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John Tropia recently explained how wikis (along with blogs and social networks) enable better knowledge sharing. To set up the comparison, here’s how he described the struggle to share tacit knowledge using a traditional document management system:

“Let’s not even talk about sharing personal information and thoughts (supposed tacit knowledge) in an enterprise document management system (EDMS). Firstly you have to write a word document or text document, then add metadata when you add it to the EDMS, but where are you adding it, which folder, which section, and who knows it will be there (an EDMS isn’t a place like a CoP, it’s a filing cabinet) is anyone notified or do they subscribe to this folder.”

The “CoP” he’s talking about is a Community of Practice (apologies if you already know this – it’s a term I heard all the time in higher ed but haven’t heard much outside, thus the clarification), and community of practice is a great way to think about a wiki. The people that use the wiki are the “community,” and the definition of “practice” can include both the projects, tasks, etc. housed on the wiki, and the emergent patterns of wiki use.
Speaking of patterns, that’s where the wiki differs from the document management system.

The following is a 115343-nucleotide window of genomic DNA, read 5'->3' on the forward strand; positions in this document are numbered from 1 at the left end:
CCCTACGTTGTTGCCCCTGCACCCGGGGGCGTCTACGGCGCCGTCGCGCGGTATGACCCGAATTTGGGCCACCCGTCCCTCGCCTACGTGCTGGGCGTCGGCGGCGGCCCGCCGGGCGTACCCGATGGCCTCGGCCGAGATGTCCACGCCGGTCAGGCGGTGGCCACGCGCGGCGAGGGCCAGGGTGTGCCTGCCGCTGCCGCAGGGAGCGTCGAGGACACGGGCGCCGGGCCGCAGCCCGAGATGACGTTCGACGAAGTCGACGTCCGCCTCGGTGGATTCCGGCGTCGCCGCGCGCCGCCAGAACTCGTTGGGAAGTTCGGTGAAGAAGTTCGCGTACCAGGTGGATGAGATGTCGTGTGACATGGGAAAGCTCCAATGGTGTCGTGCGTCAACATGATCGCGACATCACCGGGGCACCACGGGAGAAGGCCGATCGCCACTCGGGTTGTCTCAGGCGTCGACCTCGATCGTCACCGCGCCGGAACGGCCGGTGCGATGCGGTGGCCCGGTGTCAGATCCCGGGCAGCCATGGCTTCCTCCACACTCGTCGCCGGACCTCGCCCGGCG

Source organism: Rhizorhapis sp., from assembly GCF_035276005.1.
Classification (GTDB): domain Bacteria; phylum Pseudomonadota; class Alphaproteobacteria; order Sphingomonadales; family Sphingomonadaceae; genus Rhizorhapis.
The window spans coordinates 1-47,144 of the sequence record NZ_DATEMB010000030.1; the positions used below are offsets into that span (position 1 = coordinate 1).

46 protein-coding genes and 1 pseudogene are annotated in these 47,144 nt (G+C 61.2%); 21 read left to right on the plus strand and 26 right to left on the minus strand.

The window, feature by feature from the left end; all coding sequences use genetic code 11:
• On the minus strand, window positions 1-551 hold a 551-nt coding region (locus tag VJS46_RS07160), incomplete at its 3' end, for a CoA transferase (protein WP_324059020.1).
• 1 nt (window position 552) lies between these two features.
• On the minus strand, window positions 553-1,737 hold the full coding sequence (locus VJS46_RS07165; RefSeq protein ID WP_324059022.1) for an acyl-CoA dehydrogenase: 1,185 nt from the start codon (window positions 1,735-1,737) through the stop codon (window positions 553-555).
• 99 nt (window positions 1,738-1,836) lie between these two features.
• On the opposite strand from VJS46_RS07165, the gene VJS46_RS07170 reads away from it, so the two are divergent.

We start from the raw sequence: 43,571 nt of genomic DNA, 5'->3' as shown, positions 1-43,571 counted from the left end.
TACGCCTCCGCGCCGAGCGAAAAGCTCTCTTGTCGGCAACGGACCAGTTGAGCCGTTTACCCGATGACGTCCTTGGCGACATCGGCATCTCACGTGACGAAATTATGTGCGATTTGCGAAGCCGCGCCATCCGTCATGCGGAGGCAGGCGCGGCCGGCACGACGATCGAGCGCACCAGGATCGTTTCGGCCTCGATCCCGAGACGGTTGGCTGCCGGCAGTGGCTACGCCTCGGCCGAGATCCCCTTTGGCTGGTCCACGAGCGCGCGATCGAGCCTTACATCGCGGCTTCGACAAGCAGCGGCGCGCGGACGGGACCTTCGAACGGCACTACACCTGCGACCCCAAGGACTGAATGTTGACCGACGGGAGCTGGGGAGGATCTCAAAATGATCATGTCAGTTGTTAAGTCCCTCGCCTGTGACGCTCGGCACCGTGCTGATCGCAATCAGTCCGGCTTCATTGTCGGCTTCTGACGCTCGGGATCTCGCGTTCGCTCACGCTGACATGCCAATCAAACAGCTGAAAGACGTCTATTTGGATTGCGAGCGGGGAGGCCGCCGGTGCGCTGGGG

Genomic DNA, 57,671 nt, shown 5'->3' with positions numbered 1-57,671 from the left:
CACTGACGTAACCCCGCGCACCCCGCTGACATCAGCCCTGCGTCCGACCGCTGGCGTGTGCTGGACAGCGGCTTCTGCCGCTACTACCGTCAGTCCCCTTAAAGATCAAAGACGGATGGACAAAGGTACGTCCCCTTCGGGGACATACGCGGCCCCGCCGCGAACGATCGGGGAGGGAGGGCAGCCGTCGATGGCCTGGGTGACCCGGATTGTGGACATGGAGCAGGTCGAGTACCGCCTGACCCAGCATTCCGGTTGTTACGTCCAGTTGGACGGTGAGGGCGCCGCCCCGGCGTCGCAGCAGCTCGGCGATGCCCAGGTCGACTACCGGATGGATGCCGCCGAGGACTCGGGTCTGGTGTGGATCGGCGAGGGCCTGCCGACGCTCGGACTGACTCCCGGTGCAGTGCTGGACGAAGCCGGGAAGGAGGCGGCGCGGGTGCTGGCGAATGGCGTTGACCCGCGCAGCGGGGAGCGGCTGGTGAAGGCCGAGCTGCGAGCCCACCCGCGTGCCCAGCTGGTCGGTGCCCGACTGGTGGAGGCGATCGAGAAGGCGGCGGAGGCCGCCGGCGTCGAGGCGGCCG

Because of its compex structure, the EDMS tends to compartmentalize content instead of letting relationships emerge, so it becomes a veritable black hole.
The wiki does a much better job because it allows emergent organization of content.
People don’t have to decide which folder or section to put it in, they can tag it so it appears alongside other similar content. Also in a wiki, the fact that you put content directly on a page instead of uploading a file means it requires less effort for someone else to find it.
If it’s on a page, I can:

  1. see it immediately, and
  2. add to or edit it immediately.

The fact that I can see it immediately means I’m less likely to get distracted by the mechanics associated with downloading, opening, etc., so I’m more likely to remember something I might want to add. Then, the fact that I can edit it so easily means I’m more likely to make my contribution.
That’s the real power of the wiki.

Check out the newly published Wikipatterns book – a how-to guide for growing wiki use in organizations with practical advice from a wiki expert.

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